Mr Drew's School for Boys,Channel 4 -TV review
Ellen E Jones
Ellen is The Independent's TV critic. She writes a daily review of Last Night's TV and a weekly 'Inside TV' column for the i paper, as well as a column on general topics for the main paper most Wednesdays. Ellen is a former Hollywood correspondent and a contributing editor to Little White Lies, she's written on TV, film, lifestyle, travel and politics for publications including the Guardian, The Times, The Sunday Times, Esquire and Total Film.
Wednesday 21 May 2014
In Mr Drew's School for Boys (Channel 4), headteacher Stephen Drew set himself the task of taming a group of eight-to-12-year-old tearaways and last night's final episode was a chance to assess how far they'd come.
Under the improving influence of Mr Drew's patience, all of the little monsters had – at some point or other – revealed glimpses of the charming individuals they may yet become. The – no doubt heavily edited – graduation ceremony was another opportunity to make their mother's cry, and this time with tears of pride, not frustration. Mr Grist had them read poems written in their English class and all were lovely – particularly Clark's dragon-themed one, which gave insight into how his tantrums can take even him by surprise. Credit, too, to the boys for managing to sit still through Mr Drew's motivational speech. Excellent teacher he may be, compelling public speaker he is not.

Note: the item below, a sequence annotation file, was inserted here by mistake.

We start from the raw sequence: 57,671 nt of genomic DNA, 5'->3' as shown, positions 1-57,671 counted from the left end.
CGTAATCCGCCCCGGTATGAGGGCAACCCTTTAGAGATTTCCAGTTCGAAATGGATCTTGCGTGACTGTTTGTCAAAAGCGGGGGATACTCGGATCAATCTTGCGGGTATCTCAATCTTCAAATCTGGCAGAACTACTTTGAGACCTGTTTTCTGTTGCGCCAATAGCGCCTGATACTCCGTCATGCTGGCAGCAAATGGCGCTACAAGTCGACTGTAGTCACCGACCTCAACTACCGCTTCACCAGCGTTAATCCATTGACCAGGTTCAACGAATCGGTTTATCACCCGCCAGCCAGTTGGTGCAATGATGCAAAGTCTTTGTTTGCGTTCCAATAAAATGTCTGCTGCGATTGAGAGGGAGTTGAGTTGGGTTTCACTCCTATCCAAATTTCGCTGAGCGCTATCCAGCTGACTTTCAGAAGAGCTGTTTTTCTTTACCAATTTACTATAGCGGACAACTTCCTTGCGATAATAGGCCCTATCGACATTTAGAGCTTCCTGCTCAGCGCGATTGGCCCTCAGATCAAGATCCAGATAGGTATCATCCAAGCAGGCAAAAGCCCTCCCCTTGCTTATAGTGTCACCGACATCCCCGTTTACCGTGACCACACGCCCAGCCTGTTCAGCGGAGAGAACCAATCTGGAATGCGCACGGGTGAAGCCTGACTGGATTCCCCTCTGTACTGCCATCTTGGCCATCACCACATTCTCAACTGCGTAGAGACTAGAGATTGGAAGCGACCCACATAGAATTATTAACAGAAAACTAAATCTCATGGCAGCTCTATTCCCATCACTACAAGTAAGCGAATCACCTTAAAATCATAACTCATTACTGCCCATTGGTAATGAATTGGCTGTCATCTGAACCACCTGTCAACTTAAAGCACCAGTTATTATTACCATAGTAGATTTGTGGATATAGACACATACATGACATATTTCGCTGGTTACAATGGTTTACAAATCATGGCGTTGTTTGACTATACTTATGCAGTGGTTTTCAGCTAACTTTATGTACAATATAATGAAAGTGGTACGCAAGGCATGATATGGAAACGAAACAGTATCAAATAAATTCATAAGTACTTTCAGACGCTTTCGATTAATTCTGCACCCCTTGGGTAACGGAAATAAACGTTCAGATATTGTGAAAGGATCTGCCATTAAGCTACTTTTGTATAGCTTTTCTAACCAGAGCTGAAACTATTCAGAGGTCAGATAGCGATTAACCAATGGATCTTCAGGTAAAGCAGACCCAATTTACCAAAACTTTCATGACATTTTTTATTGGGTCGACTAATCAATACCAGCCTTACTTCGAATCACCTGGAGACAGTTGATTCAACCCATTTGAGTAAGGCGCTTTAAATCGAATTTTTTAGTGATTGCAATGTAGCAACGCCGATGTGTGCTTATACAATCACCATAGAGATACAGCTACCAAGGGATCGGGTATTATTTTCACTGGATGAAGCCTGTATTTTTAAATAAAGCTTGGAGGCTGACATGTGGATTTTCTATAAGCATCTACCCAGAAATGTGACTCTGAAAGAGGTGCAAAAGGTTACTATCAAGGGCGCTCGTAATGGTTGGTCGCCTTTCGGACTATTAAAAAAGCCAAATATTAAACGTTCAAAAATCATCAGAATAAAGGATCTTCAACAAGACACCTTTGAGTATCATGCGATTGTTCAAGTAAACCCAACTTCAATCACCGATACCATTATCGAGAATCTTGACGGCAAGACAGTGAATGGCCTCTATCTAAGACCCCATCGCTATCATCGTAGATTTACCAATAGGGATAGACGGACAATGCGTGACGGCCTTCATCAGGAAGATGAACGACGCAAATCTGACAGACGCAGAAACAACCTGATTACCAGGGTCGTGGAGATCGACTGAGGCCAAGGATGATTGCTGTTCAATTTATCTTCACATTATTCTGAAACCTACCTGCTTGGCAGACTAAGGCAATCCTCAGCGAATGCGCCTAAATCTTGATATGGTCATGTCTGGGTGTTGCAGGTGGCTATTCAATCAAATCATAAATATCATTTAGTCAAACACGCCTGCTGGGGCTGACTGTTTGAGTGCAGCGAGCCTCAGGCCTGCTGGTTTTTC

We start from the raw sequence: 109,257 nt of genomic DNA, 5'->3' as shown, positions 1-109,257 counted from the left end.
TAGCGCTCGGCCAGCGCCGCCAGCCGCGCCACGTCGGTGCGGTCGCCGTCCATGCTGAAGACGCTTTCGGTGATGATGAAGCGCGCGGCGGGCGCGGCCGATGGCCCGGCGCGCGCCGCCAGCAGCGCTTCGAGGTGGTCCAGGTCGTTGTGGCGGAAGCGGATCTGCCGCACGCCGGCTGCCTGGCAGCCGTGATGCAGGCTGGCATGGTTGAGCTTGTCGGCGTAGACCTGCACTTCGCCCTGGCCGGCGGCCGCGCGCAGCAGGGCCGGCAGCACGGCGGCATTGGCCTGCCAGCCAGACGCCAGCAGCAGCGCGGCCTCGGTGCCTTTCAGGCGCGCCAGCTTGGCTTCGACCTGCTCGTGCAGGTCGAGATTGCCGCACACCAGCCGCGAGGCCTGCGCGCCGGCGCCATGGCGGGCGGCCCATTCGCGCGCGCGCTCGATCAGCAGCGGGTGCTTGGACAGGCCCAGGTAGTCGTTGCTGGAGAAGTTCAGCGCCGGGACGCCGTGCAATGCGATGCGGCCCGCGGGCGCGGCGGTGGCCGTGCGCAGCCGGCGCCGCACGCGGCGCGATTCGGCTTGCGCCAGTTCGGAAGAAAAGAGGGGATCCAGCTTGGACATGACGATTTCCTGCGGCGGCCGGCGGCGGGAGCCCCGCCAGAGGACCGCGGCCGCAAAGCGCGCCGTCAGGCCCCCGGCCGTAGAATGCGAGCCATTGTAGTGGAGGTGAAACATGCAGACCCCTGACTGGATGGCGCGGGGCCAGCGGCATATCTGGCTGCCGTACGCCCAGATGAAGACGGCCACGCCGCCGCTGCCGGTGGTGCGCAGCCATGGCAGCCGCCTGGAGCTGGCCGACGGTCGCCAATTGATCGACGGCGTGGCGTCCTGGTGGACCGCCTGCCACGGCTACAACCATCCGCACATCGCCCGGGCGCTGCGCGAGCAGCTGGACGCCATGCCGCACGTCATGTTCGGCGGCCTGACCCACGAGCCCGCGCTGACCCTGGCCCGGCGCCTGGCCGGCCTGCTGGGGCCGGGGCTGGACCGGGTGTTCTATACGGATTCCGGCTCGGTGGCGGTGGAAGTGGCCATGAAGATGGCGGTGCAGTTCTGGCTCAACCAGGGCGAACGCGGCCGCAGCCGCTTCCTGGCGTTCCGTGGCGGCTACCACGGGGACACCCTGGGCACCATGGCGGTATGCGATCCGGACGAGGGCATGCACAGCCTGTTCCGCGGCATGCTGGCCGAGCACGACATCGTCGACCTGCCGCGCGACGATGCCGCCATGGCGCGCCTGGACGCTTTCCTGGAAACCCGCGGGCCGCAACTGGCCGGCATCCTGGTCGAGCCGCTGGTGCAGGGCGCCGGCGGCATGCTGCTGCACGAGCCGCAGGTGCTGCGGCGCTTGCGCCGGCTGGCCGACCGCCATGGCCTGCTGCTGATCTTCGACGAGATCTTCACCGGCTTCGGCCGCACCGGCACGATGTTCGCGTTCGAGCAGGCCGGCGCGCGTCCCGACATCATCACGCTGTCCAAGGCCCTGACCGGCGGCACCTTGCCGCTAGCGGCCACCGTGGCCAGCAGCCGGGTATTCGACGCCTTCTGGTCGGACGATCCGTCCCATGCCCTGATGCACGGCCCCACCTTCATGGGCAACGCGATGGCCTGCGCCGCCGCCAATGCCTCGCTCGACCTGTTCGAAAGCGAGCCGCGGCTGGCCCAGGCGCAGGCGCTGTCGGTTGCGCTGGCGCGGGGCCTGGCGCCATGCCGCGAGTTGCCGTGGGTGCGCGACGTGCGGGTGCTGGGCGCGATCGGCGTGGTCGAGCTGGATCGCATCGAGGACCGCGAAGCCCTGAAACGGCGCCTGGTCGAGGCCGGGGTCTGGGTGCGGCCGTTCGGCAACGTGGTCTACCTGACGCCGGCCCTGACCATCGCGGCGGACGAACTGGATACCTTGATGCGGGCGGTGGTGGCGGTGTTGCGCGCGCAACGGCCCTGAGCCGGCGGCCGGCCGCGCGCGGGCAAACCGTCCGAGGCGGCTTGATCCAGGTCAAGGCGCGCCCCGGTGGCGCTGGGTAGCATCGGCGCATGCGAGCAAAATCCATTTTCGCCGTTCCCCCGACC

As every teacher emphasised, four weeks isn't even nearly enough time to effect the kind of dramatic transformation that TV documentaries like to portray, and this episode was refreshingly realistic about the setbacks. A postscript followed up with the boys at home, where some, sadly, had already been excluded from school. Most, however, had made a lasting positive change to their attitude to schools and family. Though perhaps Dominic's Zen approach to education was taking it too far: "Now I like school, it's like a spa, it's really, really relaxing and fun" and formerly hyperactive Zane was so changed that he appeared sedated.
It was Zane's mum who best summed up the parents' collective mood of cautious optimism: "It's not gonna happen in four weeks, but it is gonna happen."
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